While the U.S. Supreme Court gave the go-ahead for states to engage in unbridled gerrymandering, the Arizona Constitution has additional protections that could prevent the kinds of ultra-partisan maps that are now deemed permissible under federal law.
Exactly how far the Arizona Supreme Court would go in enforcing those rules, however, is an unanswered question.
The U.S. Supreme Court ruled 5-4 on Thursday that it is not the role of the judiciary to set limits on how much partisan gerrymandering states can engage in. The ruling upheld congressional districts drawn by the Maryland and North Carolina legislatures.
But Arizona’s Constitution has criteria for redistricting that the U.S. Constitution lacks.
Voters in 2000 took control of redistricting away from the legislature and gave to the Arizona Independent Redistricting Commission, a five-member body appointed mostly by legislative leaders that sets the state’s congressional and legislative district boundaries every 10 years.
As a result of that voter-approved reform, the Arizona Constitution includes six criteria that the commission must consider when drawing maps. Legislative and congressional districts must comply with the U.S. Constitution and Voting Rights Act, and must have equal populations, with some latitude granted for legislative districts. To the “extent practicable” they must be geographically compact and contiguous, respect “communities of interest” and abide by geographic and political boundaries, such as city and county boundaries.
And to the extent practicable, the commission must favor competitive districts, “where to do so would create no significant detriment” to the other criteria.
Mary O’Grady, an attorney who served as counsel for the commission that drew the current district lines, said that competitiveness requirement would make the kind of maps that the U.S. Supreme Court upheld in Maryland and North Carolina illegal in Arizona. She noted that one GOP lawmaker in North Carolina publicly declared that his proposed congressional map would aid Republicans.
Even if commissioners were more discreet and didn’t make such public declarations, O’Grady noted that the public scrutiny required of the commission’s maps would lay bare such explicit partisanship.
“The court would have to look at that and say, ‘How in the world can you say they’re favoring competitive districts when you have that type of record?’” said O’Grady, who works for the law firm Osborn Maledon.
Others aren’t so confident that Arizona’s courts would enforce the criteria so strictly.
Paul Eckstein, an attorney with the firm Perkins Coie, was on the losing side of a 2009 Arizona Supreme Court ruling that challenged the Independent Redistricting Commission’s legislative map on the grounds that it didn’t have enough competitive districts. Based on that, Eckstein predicted that courts would likely reject future legal challenges stemming from the redistricting criteria in the Arizona Constitution, except for the provisions requiring equal population and prohibiting racial discrimination.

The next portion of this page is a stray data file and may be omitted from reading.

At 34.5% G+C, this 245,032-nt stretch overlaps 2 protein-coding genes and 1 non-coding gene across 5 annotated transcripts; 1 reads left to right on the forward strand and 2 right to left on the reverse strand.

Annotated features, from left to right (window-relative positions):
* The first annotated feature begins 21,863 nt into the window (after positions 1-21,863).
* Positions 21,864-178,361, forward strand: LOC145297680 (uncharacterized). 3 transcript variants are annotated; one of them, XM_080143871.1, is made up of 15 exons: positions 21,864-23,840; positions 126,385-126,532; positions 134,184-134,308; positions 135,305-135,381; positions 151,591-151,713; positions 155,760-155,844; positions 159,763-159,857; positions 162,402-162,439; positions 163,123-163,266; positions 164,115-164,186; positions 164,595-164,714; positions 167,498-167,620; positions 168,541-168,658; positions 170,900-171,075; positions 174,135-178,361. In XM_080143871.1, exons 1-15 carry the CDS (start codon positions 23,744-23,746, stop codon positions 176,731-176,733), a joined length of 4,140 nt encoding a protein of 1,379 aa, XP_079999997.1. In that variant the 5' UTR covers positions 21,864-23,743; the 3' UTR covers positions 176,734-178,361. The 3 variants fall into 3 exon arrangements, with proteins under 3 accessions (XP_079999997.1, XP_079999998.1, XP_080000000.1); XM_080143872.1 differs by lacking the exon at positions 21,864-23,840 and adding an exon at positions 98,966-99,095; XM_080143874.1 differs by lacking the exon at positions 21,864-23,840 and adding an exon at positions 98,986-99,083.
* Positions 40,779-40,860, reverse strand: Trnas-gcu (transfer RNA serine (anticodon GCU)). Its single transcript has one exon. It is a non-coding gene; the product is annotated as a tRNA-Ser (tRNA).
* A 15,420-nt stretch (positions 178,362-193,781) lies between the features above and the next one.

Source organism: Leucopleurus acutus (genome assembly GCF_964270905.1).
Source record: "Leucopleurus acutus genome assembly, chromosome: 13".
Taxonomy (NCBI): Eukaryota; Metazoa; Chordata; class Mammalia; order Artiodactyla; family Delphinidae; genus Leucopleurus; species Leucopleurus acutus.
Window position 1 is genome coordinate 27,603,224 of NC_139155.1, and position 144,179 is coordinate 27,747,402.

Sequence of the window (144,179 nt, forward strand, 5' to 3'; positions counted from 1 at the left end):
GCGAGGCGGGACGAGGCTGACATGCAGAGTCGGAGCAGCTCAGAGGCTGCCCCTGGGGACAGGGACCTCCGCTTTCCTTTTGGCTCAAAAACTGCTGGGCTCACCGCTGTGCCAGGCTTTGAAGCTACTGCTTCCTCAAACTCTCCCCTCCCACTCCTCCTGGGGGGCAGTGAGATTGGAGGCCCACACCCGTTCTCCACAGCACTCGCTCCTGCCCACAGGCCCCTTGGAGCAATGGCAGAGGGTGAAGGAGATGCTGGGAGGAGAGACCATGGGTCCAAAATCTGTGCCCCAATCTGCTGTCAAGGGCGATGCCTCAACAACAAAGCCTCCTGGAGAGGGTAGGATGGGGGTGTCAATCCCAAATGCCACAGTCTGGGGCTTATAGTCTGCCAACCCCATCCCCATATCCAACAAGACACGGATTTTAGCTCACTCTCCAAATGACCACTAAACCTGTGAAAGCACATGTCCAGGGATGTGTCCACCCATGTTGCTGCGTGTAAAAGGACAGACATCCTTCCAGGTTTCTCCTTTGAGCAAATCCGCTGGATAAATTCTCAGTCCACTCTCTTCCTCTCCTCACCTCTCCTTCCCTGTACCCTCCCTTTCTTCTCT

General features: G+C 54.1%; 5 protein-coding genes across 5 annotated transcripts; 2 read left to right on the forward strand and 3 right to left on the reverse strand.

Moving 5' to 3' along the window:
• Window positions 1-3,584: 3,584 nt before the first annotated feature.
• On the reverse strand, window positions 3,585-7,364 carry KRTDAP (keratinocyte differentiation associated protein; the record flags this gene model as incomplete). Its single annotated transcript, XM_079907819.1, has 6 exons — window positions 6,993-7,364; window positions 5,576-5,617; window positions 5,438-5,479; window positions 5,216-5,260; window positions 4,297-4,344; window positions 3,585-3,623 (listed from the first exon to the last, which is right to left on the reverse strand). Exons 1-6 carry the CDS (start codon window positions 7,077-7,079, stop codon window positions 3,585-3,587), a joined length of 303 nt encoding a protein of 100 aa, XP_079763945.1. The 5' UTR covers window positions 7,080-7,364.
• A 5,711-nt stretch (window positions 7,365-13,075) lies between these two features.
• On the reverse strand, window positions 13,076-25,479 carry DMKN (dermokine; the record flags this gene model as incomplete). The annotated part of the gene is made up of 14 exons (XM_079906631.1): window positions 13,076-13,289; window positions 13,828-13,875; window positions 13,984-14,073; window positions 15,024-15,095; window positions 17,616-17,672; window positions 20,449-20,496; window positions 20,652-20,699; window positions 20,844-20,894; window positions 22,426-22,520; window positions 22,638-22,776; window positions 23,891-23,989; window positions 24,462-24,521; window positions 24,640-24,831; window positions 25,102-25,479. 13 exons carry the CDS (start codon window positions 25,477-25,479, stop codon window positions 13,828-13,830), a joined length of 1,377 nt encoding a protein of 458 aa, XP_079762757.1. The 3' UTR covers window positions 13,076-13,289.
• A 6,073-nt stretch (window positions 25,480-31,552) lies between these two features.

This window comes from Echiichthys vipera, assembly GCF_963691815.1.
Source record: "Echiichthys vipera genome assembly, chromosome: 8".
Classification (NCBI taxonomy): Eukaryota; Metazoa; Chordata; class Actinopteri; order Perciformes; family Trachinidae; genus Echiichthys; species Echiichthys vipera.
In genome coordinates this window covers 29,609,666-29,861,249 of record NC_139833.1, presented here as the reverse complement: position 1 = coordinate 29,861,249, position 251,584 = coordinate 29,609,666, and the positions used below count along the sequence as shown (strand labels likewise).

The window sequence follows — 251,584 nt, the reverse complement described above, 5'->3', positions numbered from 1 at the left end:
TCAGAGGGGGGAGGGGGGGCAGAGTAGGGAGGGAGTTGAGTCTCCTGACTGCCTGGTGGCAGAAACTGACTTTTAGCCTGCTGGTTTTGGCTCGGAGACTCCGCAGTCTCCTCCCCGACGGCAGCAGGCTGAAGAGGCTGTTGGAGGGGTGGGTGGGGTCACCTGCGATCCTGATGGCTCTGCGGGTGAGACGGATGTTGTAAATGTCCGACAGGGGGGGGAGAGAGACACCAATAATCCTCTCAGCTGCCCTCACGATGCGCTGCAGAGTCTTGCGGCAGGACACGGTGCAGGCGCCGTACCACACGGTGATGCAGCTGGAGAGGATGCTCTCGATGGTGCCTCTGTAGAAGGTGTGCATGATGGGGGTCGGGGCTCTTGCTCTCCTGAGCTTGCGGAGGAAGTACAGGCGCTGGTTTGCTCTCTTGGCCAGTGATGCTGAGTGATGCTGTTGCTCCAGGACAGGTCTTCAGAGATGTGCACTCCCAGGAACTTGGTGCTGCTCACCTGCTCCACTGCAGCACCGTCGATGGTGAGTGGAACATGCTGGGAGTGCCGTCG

“How’s it going to be litigated? I could see the Arizona Supreme Court, particularly in its current configuration, saying, ‘Well, this is a political question and the (U.S.) Supreme Court has pronounced this … to be nonjusticiable.’ I could see them saying that pretty easily,” Eckstein said.
Attorney Joe Kanefield, who served as O’Grady’s co-counsel at the last redistricting commission, doesn’t believe the Arizona Supreme Court would be so laissez-faire about the constitutional redistricting criteria. Though the Arizona Supreme Court rejected the competitiveness lawsuit in 2009, Kanefield said it didn’t reject the competitiveness requirement as a political question that isn’t subject to judicial review.
In its 2009 ruling, the Arizona Supreme Court said the plaintiffs couldn’t simply show that a better, more competitive map was possible. After all, there are multiple requirements that sometimes conflict. Rather, they had to show that the commission failed to consider competitiveness altogether. Even if the commission’s decisions are debatable, the court said the plaintiffs didn’t demonstrate that no reasonable commission would have adopted the disputed plan.
“I think they made it difficult, and the Arizona Supreme Court is very deferential to the findings of the Arizona Independent Redistricting Commission. But that doesn’t necessarily mean those issues can’t be litigated in the future,” Kanefield said.
Kanefield penned an article for the November edition of Arizona Attorney magazine, which is published by the State Bar of Arizona, calling state constitutions the new frontier in the battle against partisan gerrymandering. He noted on Thursday that U.S. Supreme Court Chief Justice John Roberts also looked to the states in the gerrymandering ruling, pointing to independent commissions and fair district requirements as some of the remedies that states have taken.
Ironically, when the U.S. Supreme Court in 2015 upheld the constitutionality of the Arizona Independent Redistricting Commission’s authority to draw congressional districts, Roberts wrote the dissenting opinion, arguing that the U.S. Constitution granted only state legislatures with the authority to set those boundaries.